Demurrer and Answer: The defendants demurred to the complaint, one of the grounds of which was that it appears upon the face of said complaint that there is a defect of parties defendant, in that James A. Church and E. D. Church are necessary parties defendant. The demurrer was overruled, and the defendants answered, denying each material allegation of the complaint specifically and denied that the plaintiff was the sole owner of the property described, and alleged that she was the joint owner of said property with James A. Church and E. D. Church, and that at the time the trust deed was executed by the plaintiff she well knew that said Churches were the joint owners of said property with said plaintiff. And they alleged "that there is a defect of parties defendant to said action; that said James A. Church and E. D. Church are necessary parties defendants in said action."

Judgment and Decree: The case was tried by the court without a jury, and resulted in a judgment and decree in favor of the plaintiff to the effect "that the said deed of trust mentioned and described in the complaint in this action is fraudulent and void and set aside as against the said plaintiff, Irene M. Robinson. And the said defendants, Eugene Howell and Henry Kind, and each of them, are hereby perpetually enjoined from claiming, holding or asserting any title or right or in exercising any power or authority over or concerning the said property mentioned and described in said deed, and from making, executing or delivering any conveyance of said property, or any portion thereof, and from selling, delivering or otherwise disposing of said property, or any part thereof, and from in any manner interfering with said property or with the use and enjoyment thereof." Judgment was given against the defendants for plaintiff's costs, taxed at $77 35. The defendants appeal from the decree and judgment.

Contention: Counsel for appellants contends that James A. Church and E. D. Church are necessary parties defendant; that they are the principal parties in interest, and contends in substance that the court erred in overruling the demurrer and in proceeding with the trial of the case and rendering the judgment and decree therein without acquiring jurisdiction over said necessary parties defendant.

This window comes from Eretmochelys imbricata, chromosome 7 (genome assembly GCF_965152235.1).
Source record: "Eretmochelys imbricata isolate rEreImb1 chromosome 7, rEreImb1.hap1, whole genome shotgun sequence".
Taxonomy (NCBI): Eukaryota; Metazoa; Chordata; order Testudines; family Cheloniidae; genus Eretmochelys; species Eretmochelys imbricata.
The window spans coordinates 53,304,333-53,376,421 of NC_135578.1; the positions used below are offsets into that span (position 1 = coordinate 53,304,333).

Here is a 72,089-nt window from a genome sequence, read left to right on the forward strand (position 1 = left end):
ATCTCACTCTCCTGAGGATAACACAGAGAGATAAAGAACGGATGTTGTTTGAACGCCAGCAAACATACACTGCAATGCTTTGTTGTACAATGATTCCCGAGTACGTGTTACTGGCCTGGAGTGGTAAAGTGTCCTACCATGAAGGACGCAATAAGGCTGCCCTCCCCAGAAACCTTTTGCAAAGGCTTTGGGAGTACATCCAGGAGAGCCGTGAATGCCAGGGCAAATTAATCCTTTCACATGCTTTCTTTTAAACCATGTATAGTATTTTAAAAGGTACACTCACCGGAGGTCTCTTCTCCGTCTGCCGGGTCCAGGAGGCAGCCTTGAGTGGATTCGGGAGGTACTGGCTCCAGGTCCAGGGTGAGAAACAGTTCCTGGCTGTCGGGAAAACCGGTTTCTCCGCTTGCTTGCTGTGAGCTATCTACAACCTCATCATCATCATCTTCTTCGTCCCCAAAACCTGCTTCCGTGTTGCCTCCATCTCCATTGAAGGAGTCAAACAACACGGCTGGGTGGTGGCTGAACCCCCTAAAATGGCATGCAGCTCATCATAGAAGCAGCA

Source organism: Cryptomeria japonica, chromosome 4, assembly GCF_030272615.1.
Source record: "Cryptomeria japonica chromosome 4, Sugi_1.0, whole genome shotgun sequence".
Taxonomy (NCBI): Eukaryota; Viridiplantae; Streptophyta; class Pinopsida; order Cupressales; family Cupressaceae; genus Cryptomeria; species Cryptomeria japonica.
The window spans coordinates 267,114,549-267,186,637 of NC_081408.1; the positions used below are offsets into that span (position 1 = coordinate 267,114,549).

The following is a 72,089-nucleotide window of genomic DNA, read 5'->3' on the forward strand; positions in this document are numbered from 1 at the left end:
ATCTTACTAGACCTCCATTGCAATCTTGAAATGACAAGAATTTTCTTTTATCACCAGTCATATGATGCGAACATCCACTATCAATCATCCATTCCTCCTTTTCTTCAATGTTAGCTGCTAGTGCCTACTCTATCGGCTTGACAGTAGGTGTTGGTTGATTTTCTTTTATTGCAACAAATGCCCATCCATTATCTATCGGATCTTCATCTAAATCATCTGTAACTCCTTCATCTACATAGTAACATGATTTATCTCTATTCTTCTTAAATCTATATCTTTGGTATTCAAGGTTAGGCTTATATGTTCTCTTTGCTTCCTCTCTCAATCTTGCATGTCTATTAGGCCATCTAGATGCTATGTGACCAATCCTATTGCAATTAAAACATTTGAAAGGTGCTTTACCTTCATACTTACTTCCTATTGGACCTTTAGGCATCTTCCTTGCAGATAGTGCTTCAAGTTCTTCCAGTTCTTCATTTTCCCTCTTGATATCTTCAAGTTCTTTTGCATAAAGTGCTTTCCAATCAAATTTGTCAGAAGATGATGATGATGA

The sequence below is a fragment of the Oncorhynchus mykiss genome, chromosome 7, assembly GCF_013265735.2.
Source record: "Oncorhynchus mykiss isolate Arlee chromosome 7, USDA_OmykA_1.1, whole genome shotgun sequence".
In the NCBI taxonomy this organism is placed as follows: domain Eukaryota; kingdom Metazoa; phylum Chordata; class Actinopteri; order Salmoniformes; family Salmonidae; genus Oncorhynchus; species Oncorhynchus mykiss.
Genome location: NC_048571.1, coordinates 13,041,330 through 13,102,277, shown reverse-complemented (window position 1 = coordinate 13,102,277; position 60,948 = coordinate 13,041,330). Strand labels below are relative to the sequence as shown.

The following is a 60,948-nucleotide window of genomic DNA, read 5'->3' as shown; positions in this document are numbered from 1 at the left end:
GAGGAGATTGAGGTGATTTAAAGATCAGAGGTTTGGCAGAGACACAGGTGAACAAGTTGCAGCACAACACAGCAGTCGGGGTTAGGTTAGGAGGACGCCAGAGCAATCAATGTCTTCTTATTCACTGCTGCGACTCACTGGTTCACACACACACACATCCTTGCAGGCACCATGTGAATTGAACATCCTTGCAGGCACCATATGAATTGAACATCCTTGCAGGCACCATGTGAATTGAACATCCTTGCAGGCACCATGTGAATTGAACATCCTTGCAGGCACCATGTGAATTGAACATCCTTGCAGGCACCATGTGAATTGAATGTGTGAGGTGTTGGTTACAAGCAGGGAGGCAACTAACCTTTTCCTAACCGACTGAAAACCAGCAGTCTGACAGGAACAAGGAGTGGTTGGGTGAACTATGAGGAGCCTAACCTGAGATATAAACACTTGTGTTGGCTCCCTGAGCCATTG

Authorities: "It seems to be well established by the authorities as a general rule in equity, subject to certain exceptions, that all persons materially interested, either legally or beneficially, in the subject matter of a suit, are to be made parties to it, either as plaintiffs or as defendants, however numerous they may be, so that there may be a complete decree which shall bind them all." (Story, Equity Plead., 9th ed., sec. 72, and note 4; secs. 75, 76.) "Where a person has a direct interest in the subject matter of the suit, his rights will be affected by the final decree, and he is a necessary party." ( Richards v. Richards, 9 Gray, 313, 315.) "A person is a necessary party to a suit when no decree in relation to the subject matter of the litigation can be made until he is properly before the court as a party; or where the defendants in the suit have such interest in having such person before the court as would enable them to make the objection if he were not a party." ( Bailey v. Inglee, 2 Paige, 278.) "If the interest of the absent parties may be affected or bound by the decree, they must be brought before the court, or it will not proceed to a decree." (Story, Equity Plead., 9th ed., sec. 137.) "If the defendants actually before the court may be subjected to undue inconvenience, or to danger of loss, or to future litigation or to a liability, under the decree, more extensive and direct, than if the absent parties were before the court, that of itself will, in many cases, furnish a sufficient ground to enforce the rule of making the absent persons parties." (Id., sec. 338.)